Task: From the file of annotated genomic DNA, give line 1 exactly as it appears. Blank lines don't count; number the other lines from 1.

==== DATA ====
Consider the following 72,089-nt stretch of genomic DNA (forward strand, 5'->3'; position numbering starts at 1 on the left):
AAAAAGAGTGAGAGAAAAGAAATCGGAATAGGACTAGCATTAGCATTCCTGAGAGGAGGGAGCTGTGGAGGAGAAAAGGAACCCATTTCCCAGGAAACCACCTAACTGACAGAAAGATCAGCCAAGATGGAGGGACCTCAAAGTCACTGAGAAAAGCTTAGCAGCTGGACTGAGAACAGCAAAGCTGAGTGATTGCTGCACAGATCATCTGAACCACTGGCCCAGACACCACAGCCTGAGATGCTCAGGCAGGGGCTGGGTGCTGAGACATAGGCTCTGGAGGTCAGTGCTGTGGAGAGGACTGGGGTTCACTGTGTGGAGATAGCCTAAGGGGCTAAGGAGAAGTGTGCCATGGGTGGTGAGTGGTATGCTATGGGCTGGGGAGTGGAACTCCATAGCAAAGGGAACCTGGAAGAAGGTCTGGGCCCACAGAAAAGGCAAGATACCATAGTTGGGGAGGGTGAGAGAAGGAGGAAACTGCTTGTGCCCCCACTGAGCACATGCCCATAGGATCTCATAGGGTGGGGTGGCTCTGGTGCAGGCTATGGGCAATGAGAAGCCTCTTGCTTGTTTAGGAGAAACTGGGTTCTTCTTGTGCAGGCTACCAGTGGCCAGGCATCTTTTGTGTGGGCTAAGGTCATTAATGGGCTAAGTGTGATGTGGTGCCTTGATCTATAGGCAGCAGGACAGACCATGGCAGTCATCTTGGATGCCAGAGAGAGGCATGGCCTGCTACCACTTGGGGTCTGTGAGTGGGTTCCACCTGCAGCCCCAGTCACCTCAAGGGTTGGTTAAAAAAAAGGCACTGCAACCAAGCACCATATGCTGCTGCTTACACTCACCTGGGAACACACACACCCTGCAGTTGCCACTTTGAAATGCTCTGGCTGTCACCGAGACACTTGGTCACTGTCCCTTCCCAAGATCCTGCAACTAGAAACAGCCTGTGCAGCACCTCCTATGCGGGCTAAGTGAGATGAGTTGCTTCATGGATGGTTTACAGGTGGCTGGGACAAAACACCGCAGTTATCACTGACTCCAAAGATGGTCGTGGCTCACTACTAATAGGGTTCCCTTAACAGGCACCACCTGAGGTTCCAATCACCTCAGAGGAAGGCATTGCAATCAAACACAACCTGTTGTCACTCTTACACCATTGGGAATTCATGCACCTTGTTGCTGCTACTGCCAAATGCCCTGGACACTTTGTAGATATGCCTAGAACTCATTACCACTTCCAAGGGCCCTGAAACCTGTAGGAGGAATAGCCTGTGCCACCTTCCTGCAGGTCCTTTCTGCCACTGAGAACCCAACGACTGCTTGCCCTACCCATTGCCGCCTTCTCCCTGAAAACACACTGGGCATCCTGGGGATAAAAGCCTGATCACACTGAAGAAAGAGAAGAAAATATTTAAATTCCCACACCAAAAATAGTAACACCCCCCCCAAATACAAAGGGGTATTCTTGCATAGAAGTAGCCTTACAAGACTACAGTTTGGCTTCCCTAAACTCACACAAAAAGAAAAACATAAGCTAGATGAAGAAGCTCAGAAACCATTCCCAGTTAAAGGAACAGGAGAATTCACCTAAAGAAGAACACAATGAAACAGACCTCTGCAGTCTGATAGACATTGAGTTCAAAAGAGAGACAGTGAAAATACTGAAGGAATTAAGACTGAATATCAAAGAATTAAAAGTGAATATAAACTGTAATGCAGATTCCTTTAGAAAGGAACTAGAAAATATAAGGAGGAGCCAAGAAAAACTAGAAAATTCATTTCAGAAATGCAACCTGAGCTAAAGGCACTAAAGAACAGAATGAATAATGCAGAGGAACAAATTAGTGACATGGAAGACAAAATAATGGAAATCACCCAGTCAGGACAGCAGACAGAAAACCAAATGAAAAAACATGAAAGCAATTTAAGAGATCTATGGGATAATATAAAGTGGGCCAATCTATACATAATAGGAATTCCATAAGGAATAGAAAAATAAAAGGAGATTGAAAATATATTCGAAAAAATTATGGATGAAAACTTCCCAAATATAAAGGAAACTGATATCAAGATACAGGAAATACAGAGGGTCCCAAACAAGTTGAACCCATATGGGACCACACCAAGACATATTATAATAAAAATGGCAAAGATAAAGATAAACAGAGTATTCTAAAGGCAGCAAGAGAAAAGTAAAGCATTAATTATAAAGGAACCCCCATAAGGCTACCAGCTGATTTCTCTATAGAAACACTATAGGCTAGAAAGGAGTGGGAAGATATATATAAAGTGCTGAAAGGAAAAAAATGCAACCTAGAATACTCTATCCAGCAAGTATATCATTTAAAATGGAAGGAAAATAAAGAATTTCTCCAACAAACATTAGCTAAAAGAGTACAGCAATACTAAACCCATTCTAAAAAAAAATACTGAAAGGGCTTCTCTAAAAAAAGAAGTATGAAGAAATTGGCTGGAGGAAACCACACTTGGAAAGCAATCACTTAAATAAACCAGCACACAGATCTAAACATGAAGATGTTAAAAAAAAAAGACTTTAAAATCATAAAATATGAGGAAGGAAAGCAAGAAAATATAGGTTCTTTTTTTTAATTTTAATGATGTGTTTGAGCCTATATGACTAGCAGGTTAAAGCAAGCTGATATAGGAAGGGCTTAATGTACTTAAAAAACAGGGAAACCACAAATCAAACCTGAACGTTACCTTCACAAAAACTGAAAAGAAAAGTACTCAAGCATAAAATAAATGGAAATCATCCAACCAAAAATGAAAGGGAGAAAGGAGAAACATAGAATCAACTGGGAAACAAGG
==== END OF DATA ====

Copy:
Consider the following 72,089-nt stretch of genomic DNA (forward strand, 5'->3'; position numbering starts at 1 on the left):